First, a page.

Only Lovers Left Alive opens today at Landmark Theatres glorious Mayan Theater.
Click here for times & tickets.
Aren’t we all suffering from Vampires-n-Zombies Fatigue by now? How many more movies and television shows can we possibly watch about these two less-than-subtle metaphorical myths? Only Lovers Left Alive proves that good things come to those who wait. The newest film from American independent film extraordinaire, Jim Jarmusch, is a cinematic delight that revels in its nighttime milieu of artsy vampires killing time.
Set in both Detroit and Tangiers, Only Lovers Left Alive takes everything that you know from vampire movies and puts a twist on it. Instead of capes, castles and bats (or moody 200-yr old teen heartthrobs), Jarmusch’s vampires are bohemian artistes and drone rock musicians. Tilda Swinton and Tom Hiddleston star as Adam and Eve, long-time lovers who are living apart yet you can tell they’ve lived a long, long time. The plot of the film, if you could really call it that, revolves around Eve leaving Tangiers to come and see Adam in his dilapidated house stuffed with vintage music gear and books in the wilds of Detroit. Oh and they have to stay out of the sunlight and acquire blood, you know, vampire stuff.
Adam stays holed up in his house, living the life of a recluse rocker who only receives occasional visits from his vintage musical gear dealer (Anton Yelchin). Eve lives in a wonderful apartment in Tangiers that is jammed to the gill slits with great books. She spends her nights in cafes with Marlowe (John Hurt), an old rascal who is behind the legend of Shakespeare. Eve comes to Detroit to be with Adam and the two lovers are reunited. Here is where the real pleasure of the film comes from – their long conversations where they talk about humans (or Zombies as the vampires correctly call them), art, music, history and literature. We spend a good deal of time just hanging out with our vampire friends. Things get a bit weird when Eve’s sister Ava (Mia Wasikowska) pops in for a visit and screws everything up. Such is life, house guests can always find a way to stick around too long and muck things up.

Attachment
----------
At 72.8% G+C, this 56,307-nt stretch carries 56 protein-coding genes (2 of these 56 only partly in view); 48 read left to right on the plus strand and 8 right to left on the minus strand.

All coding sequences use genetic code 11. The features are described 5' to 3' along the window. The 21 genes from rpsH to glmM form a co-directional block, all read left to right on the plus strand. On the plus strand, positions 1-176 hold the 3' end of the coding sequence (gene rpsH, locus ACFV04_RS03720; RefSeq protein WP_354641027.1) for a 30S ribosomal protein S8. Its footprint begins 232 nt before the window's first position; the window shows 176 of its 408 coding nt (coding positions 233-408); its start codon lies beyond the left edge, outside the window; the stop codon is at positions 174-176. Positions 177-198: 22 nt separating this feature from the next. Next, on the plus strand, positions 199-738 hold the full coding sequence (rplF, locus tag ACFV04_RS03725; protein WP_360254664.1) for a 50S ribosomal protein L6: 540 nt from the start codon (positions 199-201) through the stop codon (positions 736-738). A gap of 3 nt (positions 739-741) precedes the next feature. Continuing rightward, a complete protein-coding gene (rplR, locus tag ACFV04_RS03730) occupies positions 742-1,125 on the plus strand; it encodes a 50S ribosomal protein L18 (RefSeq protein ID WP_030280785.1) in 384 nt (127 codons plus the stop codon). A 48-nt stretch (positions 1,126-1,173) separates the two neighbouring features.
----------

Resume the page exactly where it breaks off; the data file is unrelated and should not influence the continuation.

Only Lovers Left Alive treats vampires like drug-addicted poets eschewing blood and gore. The acquisition of blood more like waiting for the man than biting the neck of a human. Instead of vampires being a mortal threat to humans, in the film they are more like reclusive, brooding teens who just want to be left alone. Their long lives have given them hard-earned wisdom which makes their day-to-day lives more difficult as they watch the Zombies continue to make the same mistakes over and over. If you are going to live forever then living an artistic life of the mind is a pretty good option.
The soundtrack to the film is loaded with atmospheric drone rock, music that Jarmusch featured prominently in his 2009 film The Limits of Control. The bulk of the moody tunes are made by Jarmusch’s band SQÜRL with fellow musician Jozef Van Wissem on lute. Music has been central to almost all of Jarmusch’s films and Only Lovers Left Alive is no different – it has a range of tunes from old soul jams to Middle-Eastern dirges. To learn more about his oeuvre, click here for a nice overview.